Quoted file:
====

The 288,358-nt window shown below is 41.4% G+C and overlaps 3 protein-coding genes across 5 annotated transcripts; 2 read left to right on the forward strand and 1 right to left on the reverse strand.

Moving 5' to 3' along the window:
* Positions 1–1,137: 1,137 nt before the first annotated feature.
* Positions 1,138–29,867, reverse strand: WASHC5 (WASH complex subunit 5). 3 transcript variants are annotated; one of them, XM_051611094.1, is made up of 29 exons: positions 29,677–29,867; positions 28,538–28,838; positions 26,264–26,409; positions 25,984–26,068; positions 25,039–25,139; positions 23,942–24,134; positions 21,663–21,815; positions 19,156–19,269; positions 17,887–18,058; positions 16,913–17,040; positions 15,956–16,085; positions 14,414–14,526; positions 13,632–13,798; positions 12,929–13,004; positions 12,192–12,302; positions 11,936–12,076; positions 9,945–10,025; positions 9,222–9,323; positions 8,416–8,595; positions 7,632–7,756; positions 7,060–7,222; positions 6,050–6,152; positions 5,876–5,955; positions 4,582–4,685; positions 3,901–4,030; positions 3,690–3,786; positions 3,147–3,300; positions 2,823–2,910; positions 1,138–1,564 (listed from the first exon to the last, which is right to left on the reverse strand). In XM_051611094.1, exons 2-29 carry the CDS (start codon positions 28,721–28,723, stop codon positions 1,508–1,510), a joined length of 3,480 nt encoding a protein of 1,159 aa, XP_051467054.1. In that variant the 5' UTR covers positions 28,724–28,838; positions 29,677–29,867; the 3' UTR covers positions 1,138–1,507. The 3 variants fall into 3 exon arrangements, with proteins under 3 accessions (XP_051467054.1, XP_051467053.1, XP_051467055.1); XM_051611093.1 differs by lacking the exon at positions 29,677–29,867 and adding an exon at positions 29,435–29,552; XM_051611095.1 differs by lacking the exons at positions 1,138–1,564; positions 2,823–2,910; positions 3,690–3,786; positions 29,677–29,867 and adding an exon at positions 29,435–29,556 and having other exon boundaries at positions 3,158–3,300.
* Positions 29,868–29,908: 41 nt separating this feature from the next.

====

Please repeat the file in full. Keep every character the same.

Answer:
The 288,358-nt window shown below is 41.4% G+C and overlaps 3 protein-coding genes across 5 annotated transcripts; 2 read left to right on the forward strand and 1 right to left on the reverse strand.

Moving 5' to 3' along the window:
* Positions 1–1,137: 1,137 nt before the first annotated feature.
* Positions 1,138–29,867, reverse strand: WASHC5 (WASH complex subunit 5). 3 transcript variants are annotated; one of them, XM_051611094.1, is made up of 29 exons: positions 29,677–29,867; positions 28,538–28,838; positions 26,264–26,409; positions 25,984–26,068; positions 25,039–25,139; positions 23,942–24,134; positions 21,663–21,815; positions 19,156–19,269; positions 17,887–18,058; positions 16,913–17,040; positions 15,956–16,085; positions 14,414–14,526; positions 13,632–13,798; positions 12,929–13,004; positions 12,192–12,302; positions 11,936–12,076; positions 9,945–10,025; positions 9,222–9,323; positions 8,416–8,595; positions 7,632–7,756; positions 7,060–7,222; positions 6,050–6,152; positions 5,876–5,955; positions 4,582–4,685; positions 3,901–4,030; positions 3,690–3,786; positions 3,147–3,300; positions 2,823–2,910; positions 1,138–1,564 (listed from the first exon to the last, which is right to left on the reverse strand). In XM_051611094.1, exons 2-29 carry the CDS (start codon positions 28,721–28,723, stop codon positions 1,508–1,510), a joined length of 3,480 nt encoding a protein of 1,159 aa, XP_051467054.1. In that variant the 5' UTR covers positions 28,724–28,838; positions 29,677–29,867; the 3' UTR covers positions 1,138–1,507. The 3 variants fall into 3 exon arrangements, with proteins under 3 accessions (XP_051467054.1, XP_051467053.1, XP_051467055.1); XM_051611093.1 differs by lacking the exon at positions 29,677–29,867 and adding an exon at positions 29,435–29,552; XM_051611095.1 differs by lacking the exons at positions 1,138–1,564; positions 2,823–2,910; positions 3,690–3,786; positions 29,677–29,867 and adding an exon at positions 29,435–29,556 and having other exon boundaries at positions 3,158–3,300.
* Positions 29,868–29,908: 41 nt separating this feature from the next.